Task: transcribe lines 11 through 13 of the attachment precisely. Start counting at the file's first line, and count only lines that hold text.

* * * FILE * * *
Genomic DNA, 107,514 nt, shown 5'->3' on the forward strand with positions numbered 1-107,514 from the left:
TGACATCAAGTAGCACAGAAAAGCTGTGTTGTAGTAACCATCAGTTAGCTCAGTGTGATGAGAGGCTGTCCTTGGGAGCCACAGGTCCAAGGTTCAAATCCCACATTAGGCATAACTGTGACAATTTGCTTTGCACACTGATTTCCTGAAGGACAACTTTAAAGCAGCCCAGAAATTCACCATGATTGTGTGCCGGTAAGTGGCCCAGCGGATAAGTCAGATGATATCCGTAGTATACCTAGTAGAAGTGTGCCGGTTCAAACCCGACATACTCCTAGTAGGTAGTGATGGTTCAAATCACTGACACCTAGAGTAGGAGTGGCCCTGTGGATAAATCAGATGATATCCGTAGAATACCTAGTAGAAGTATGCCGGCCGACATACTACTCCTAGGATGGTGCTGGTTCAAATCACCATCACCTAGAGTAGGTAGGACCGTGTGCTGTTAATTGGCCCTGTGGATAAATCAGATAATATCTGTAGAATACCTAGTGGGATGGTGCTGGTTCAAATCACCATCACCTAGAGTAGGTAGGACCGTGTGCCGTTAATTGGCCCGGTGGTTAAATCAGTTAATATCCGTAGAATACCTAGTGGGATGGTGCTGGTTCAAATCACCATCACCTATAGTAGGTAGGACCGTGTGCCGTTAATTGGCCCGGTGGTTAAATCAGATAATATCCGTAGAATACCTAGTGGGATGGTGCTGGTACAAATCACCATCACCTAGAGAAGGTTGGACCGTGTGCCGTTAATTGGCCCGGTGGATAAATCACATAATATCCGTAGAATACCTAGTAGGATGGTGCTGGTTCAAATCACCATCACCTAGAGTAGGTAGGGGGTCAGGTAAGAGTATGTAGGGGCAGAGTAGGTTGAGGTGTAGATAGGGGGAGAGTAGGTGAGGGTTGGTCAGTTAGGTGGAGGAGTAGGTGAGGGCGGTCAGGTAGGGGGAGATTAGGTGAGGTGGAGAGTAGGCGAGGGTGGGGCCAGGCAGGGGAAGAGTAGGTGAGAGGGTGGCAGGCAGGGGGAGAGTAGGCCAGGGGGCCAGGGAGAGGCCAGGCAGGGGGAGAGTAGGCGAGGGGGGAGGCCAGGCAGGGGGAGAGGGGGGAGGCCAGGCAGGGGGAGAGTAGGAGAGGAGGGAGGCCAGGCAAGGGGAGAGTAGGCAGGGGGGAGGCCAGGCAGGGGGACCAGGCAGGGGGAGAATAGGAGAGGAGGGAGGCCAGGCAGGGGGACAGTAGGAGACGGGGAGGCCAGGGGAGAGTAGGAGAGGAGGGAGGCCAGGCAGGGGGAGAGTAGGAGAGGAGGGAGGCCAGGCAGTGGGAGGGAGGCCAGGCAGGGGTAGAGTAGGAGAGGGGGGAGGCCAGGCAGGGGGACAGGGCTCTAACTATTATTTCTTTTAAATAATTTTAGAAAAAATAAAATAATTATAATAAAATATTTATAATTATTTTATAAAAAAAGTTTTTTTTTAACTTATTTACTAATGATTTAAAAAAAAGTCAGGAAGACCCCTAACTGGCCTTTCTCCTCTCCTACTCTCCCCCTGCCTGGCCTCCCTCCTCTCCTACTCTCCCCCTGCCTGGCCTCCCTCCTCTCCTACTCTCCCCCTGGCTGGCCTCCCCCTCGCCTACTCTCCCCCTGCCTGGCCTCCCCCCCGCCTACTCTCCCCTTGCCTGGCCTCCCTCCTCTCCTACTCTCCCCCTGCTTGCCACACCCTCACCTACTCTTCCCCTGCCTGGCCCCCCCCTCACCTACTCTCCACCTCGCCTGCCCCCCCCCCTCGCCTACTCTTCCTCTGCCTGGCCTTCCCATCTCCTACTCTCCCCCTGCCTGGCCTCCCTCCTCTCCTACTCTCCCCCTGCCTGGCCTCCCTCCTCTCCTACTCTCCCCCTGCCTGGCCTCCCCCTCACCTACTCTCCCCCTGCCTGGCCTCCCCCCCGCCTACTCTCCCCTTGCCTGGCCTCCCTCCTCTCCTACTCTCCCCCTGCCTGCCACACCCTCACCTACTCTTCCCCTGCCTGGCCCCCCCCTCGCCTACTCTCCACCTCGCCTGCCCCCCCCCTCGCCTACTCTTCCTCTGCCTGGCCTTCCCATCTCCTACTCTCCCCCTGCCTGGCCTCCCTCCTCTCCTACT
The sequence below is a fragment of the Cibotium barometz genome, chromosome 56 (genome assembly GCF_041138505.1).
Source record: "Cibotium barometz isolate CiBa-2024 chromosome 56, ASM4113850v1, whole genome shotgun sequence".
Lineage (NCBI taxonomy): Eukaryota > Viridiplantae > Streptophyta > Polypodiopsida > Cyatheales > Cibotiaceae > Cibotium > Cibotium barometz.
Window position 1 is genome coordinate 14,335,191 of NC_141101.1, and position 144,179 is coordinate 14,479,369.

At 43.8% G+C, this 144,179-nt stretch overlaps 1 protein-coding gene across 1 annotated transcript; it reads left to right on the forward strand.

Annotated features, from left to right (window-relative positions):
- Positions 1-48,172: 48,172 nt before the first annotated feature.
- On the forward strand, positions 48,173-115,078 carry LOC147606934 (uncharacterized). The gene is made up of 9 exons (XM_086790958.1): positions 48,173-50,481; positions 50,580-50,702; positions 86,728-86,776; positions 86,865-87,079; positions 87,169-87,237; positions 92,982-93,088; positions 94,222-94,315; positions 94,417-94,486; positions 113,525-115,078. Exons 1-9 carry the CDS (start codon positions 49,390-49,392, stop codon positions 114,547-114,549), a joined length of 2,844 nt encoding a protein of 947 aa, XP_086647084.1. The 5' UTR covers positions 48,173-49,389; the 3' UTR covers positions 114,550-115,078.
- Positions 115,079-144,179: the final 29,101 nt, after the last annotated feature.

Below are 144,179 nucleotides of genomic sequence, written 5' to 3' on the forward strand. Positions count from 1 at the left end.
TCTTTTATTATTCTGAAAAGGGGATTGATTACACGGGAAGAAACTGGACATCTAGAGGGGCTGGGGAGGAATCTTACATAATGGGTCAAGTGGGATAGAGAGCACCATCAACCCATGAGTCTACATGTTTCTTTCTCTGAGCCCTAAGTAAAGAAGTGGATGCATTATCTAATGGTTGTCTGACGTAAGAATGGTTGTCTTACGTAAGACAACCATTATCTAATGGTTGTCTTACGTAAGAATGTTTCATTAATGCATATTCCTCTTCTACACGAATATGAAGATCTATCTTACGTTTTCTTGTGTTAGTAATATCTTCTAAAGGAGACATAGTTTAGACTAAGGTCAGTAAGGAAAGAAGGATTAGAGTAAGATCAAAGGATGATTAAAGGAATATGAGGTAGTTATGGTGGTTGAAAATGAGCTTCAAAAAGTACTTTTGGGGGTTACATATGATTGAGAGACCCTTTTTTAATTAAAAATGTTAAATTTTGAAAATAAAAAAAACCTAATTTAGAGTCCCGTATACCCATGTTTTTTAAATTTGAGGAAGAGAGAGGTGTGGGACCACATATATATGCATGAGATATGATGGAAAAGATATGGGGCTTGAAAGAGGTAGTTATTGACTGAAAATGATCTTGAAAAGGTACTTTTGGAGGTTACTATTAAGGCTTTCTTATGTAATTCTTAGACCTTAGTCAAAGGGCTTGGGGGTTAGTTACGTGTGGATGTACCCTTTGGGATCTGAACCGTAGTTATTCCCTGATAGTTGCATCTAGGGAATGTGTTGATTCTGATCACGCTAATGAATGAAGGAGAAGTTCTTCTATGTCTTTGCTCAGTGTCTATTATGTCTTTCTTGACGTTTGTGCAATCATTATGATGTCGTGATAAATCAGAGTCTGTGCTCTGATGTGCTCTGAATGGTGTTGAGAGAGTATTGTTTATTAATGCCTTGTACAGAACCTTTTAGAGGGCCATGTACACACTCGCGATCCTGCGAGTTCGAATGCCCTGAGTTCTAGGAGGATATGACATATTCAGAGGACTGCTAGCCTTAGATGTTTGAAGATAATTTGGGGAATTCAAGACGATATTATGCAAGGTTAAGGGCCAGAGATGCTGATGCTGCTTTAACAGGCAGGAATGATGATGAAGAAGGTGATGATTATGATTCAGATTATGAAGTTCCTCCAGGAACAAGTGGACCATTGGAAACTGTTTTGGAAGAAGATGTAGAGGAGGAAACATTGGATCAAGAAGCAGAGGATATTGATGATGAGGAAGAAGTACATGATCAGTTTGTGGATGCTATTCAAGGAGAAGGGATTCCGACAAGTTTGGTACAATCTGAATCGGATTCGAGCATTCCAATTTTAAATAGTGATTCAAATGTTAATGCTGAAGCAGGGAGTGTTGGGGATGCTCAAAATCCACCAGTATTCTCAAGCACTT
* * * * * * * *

- Positions 115,079-144,179: the final 29,101 nt, after the last annotated feature.

Below are 144,179 nucleotides of genomic sequence, written 5' to 3' on the forward strand. Positions count from 1 at the left end.
TCTTTTATTATTCTGAAAAGGGGATTGATTACACGGGAAGAAACTGGACATCTAGAGGGGCTGGGGAGGAATCTTACATAATGGGTCAAGTGGGATAGAGAGCACCATCAACCCATGAGTCTACATGTTTCTTTCTCTGAGCCCTAAGTAAAGAAGTGGATGCATTATCTAATGGTTGTCTGACGTAAGAATGGTTGTCTTACGTAAGACAACCATTATCTAATGGTTGTCTTACGTAAGAATGTTTCATTAATGCATATTCCTCTTCTACACGAATATGAAGATCTATCTTACGTTTTCTTGTGTTAGTAATATCTTCTAAAGGAGACATAGTTTAGACTAAGGTCAGTAAGGAAAGAAGGATTAGAGTAAGATCAAAGGATGATTAAAGGAATATGAGGTAGTTATGGTGGTTGAAAATGAGCTTCAAAAAGTACTTTTGGGGGTTACATATGATTGAGAGACCCTTTTTTAATTAAAAATGTTAAATTTTGAAAATAAAAAAAACCTAATTTAGAGTCCCGTATACCCATGTTTTTTAAATTTGAGGAAGAGAGAGGTGTGGGACCACATATATATGCATGAGATATGATGGAAAAGATATGGGGCTTGAAAGAGGTAGTTATTGACTGAAAATGATCTTGAAAAGGTACTTTTGGAGGTTACTATTAAGGCTTTCTTATGTAATTCTTAGACCTTAGTCAAAGGGCTTGGGGGTTAGTTACGTGTGGATGTACCCTTTGGGATCTGAACCGTAGTTATTCCCTGATAGTTGCATCTAGGGAATGTGTTGATTCTGATCACGCTAATGAATGAAGGAGAAGTTCTTCTATGTCTTTGCTCAGTGTCTATTATGTCTTTCTTGACGTTTGTGCAATCATTATGATGTCGTGATAAATCAGAGTCTGTGCTCTGATGTGCTCTGAATGGTGTTGAGAGAGTATTGTTTATTAATGCCTTGTACAGAACCTTTTAGAGGGCCATGTACACACTCGCGATCCTGCGAGTTCGAATGCCCTGAGTTCTAGGAGGATATGACATATTCAGAGGACTGCTAGCCTTAGATGTTTGAAGATAATTTGGGGAATTCAAGACGATATTATGCAAGGTTAAGGGCCAGAGATGCTGATGCTGCTTTAACAGGCAGGAATGATGATGAAGAAGGTGATGATTATGATTCAGATTATGAAGTTCCTCCAGGAACAAGTGGACCATTGGAAACTGTTTTGGAAGAAGATGTAGAGGAGGAAACATTGGATCAAGAAGCAGAGGATATTGATGATGAGGAAGAAGTACATGATCAGTTTGTGGATGCTATTCAAGGAGAAGGGATTCCGACAAGTTTGGTACAATCTGAATCGGATTCGAGCATTCCAATTTTAAATAGTGATTCAAATGTTAATGCTGAAGCAGGGAGTGTTGGGGATGCTCAAAATCCACCAGTATTCTCAAGCACTT